‘Cash cow’ needs more than words, BIEO agrees

Holmes Beach Commissioner Jean Peelen is tired of seeing the virtues of Anna Maria Island and its beaches displayed in just about every advertisement and website about the Bradenton area.

She’s not really tired of the advertisements, they’re great for tourism, she said. She’s just tired of the island serving as the “cash cow for the entire county, yet we have very little to say about the money,” she said at the March 20 meeting of the Coalition of Barrier Island Elected Officials March 20 at Anna Maria City Hall.

Peelen also serves on the Manatee County Tourist Development Council, a nine-member board that also includes islanders Ed Chiles, David Teitelbaum and Barbara Rodocker and is chaired by County Commissioner Carol Whitmore of Holmes Beach.

Peelen told BIEO members they need to present a united front and either an environmental or recreational plan to the Manatee Board of County Commissioners and the TDC to gain funding from the resort tax, which is paid in large part by visitors to the barrier islands.

The resort tax, often called the bed tax, is the 5 percent tax collected by the county on accommodation rentals longer than six months.

Holmes Beach Commissioner David Zaccagnino, who said he has attended most county commission meetings the past year, said whenever he asks for funding for Holmes Beach, he’s asked what specific project does he have.

“The only resort tax money we get back is beach renourishment funds and that only happens once every five to eight years,” he observed.

The resort tax, which brought in $8.1 million in fiscal year 2011-12 to Manatee County, helps fund the Bradenton Area Convention and Visitors budget and its advertising campaigns, the Bradenton Convention Center, the Powel Crosley Mansion, McKechnie Field and the Pittsburgh Pirates spring training facility, among other projects.

“I don’t see any island projects on that list,” Peelen said.

Peelen proposed an island bicycle path, and Anna Maria Mayor SueLynn suggested the BIEO should go to the county commission or the TDC “en masse with a detailed plan of what we want to do, including drawings and engineers reports. They want to see solidarity, a plan and a need,” she said.

SueLynn also said there’s a good chance the bike path might meet the criteria for funding from the BP oil spill settlement. Charlie Hunsicker, director of natural resources for Manatee County, has said lawyers for the five Gulf Coast states have told him Manatee County can expect $4 billion-$19 billion as a settlement.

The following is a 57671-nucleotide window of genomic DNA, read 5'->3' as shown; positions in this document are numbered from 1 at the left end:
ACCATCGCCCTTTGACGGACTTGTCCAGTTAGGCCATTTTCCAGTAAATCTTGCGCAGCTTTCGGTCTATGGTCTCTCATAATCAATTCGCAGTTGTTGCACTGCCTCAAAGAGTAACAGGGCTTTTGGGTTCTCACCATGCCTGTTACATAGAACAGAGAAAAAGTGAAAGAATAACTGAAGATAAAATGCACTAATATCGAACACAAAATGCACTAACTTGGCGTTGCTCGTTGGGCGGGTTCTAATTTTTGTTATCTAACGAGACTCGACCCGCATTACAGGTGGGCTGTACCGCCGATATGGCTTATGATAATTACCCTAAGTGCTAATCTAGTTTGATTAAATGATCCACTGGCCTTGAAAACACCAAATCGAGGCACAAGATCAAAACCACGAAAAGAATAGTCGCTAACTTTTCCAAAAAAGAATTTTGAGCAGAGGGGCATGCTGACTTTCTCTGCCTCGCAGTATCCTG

The funds can only be used for environmental or public recreation projects and Hunsicker is charged with preparing the final list for commission approval.

“Whatever we do, we do it together and we go with a detailed plan to either the commission, the TDC or Hunsicker,” said Peelen, who suggested the bike path from Bean Point to Coquina Beach, then over the Longboat Pass Bridge to connect with Longboat Key’s bicycle path.

“We need artist drawings, engineers or public works officials to show us the weak points and discuss the path mixture. And we need help with a crosswalk,” Peelen said. Surely there must be some experts in these fields on the island, she added.

SueLynn said this is the type of project the county wants to see before it considers any funding.

Peelen said if all the island cities support the bike trail, the Sarasota/Manatee Metropolitan Planning Organization might get behind the effort. Although the MPO might not have immediate funding, its stated support for an environmentally friendly project that cuts down on transportation could be effective in gaining either county commission or TDC funding.

Officials agreed to do some homework to put details on paper for the bicycle path and report back at the April xx BIEO meeting.

Zaccagnino also suggested that as many BIEO members as possible attend county commission meetings, particularly when an island or Longboat Key issue is on the agenda.

In other business, members discussed county administrator Ed Hunzeker’s 26/13 Plan to reduce property taxes throughout the county and have the cost of the Manatee County Sheriff’s Office shared more by residents in unincorporated areas of the county than cities with their own police forces. Some portion of municipal property taxes would still support the MCSO.

Hunzeker plans a series of public forums throughout the county leading up to a June 17 vote on a half-cent sales-tax increase to fund his plan.

Zaccagnino also discussed HB 838, the bill that allows Florida homeowners to rent their property. The bill came as a surprise to many elected officials when passed in 2011. Zaccagnino said he talked with state Sen. Bill Galvano, R-Bradenton, who told him the best chance to change the law is to lobby legislators before the 2014 session.

The next BIEO meeting is scheduled for 4 p.m. Wednesday, April 17, at Bradenton Beach City Hall, 107 Gulf Drive N.

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